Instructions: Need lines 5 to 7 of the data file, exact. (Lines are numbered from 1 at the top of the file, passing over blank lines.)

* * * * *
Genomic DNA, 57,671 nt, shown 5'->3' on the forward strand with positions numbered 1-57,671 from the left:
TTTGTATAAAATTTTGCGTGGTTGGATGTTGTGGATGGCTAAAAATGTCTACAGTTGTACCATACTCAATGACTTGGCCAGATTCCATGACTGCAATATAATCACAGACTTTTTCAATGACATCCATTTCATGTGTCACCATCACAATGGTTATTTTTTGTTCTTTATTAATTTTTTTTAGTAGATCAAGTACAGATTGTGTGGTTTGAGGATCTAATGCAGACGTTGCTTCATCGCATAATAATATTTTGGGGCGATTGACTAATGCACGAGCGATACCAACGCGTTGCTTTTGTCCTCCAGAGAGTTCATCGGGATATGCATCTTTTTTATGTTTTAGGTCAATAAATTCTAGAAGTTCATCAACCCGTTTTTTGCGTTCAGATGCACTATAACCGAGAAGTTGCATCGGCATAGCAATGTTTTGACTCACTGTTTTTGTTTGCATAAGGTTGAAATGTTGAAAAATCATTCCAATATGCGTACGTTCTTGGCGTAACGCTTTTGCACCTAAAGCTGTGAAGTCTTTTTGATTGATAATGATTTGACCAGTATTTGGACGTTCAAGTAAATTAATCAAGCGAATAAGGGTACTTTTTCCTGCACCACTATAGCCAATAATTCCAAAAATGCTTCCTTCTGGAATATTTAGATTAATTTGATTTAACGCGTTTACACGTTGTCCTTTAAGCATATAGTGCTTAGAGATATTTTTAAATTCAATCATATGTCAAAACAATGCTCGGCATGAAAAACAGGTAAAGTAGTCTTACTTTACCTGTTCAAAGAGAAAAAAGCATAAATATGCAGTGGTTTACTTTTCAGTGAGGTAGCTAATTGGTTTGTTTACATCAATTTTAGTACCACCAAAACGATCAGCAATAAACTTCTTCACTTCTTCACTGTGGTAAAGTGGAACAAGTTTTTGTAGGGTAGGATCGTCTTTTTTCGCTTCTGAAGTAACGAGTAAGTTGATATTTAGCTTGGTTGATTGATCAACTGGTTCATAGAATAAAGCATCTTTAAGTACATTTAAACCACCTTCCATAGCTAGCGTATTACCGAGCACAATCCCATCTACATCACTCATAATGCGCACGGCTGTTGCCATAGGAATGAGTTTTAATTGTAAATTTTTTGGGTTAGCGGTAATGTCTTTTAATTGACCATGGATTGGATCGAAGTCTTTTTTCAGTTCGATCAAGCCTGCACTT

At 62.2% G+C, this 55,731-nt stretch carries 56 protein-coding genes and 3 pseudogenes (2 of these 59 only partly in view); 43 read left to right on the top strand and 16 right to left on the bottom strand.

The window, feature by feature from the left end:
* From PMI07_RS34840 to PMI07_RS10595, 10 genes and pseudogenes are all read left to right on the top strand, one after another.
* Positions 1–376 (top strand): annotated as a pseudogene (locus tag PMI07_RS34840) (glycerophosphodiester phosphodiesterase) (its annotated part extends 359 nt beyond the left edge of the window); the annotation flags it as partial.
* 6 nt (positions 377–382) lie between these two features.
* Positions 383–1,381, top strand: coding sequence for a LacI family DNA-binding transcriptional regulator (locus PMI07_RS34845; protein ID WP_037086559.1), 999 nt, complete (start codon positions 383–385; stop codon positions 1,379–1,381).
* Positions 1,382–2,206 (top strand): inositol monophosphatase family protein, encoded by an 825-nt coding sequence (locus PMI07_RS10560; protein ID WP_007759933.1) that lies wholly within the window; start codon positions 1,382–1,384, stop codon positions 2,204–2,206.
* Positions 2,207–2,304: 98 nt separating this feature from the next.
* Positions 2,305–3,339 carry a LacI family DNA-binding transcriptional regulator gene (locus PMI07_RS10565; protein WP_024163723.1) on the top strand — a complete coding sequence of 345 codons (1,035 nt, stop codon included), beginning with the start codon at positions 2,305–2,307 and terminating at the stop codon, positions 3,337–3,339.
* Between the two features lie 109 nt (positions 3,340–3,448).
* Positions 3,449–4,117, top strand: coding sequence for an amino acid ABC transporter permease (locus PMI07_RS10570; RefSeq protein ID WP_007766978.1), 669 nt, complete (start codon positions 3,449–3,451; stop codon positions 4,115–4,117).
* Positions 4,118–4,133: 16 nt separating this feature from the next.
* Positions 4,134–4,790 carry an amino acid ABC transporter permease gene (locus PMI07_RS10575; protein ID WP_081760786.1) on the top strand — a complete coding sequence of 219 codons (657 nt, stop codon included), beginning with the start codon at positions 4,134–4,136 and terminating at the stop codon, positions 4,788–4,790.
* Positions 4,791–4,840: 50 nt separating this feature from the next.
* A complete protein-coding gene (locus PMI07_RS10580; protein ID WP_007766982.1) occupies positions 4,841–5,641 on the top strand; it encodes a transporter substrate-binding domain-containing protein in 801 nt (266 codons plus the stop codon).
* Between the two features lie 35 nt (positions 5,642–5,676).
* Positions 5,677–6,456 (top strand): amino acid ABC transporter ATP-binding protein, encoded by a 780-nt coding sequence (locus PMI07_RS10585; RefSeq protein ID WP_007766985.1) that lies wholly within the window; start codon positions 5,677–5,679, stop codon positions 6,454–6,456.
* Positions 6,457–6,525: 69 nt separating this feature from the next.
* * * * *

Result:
* From PMI07_RS34840 to PMI07_RS10595, 10 genes and pseudogenes are all read left to right on the top strand, one after another.
* Positions 1–376 (top strand): annotated as a pseudogene (locus tag PMI07_RS34840) (glycerophosphodiester phosphodiesterase) (its annotated part extends 359 nt beyond the left edge of the window); the annotation flags it as partial.
* 6 nt (positions 377–382) lie between these two features.